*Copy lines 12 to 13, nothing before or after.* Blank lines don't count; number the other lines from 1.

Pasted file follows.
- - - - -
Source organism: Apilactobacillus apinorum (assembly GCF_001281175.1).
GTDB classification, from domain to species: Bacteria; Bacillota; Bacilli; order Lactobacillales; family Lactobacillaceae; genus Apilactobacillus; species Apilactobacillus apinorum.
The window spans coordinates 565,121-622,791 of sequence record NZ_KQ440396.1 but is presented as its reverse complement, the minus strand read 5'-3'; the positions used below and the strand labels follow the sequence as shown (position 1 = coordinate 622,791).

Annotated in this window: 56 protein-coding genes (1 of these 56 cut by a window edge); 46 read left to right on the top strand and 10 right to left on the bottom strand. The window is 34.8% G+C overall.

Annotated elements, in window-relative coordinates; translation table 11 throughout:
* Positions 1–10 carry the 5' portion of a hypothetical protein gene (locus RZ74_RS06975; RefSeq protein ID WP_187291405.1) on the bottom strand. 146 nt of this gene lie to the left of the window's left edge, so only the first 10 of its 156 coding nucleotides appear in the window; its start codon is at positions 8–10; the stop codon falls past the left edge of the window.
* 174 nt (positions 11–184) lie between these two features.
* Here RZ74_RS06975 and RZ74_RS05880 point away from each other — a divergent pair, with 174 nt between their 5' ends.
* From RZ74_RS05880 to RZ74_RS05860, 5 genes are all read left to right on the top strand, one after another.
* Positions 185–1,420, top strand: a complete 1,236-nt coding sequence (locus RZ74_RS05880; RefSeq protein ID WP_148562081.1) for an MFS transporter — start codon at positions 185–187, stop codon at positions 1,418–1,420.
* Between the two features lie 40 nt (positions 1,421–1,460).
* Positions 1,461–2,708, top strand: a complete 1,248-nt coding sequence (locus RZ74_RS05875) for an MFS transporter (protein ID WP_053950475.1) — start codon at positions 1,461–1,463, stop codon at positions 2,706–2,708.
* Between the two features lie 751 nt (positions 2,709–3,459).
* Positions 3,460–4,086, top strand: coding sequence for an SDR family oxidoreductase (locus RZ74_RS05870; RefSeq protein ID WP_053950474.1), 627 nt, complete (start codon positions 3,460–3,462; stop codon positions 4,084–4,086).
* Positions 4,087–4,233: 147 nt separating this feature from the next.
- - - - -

* Positions 1,461–2,708, top strand: a complete 1,248-nt coding sequence (locus RZ74_RS05875) for an MFS transporter (protein ID WP_053950475.1) — start codon at positions 1,461–1,463, stop codon at positions 2,706–2,708.
* Between the two features lie 751 nt (positions 2,709–3,459).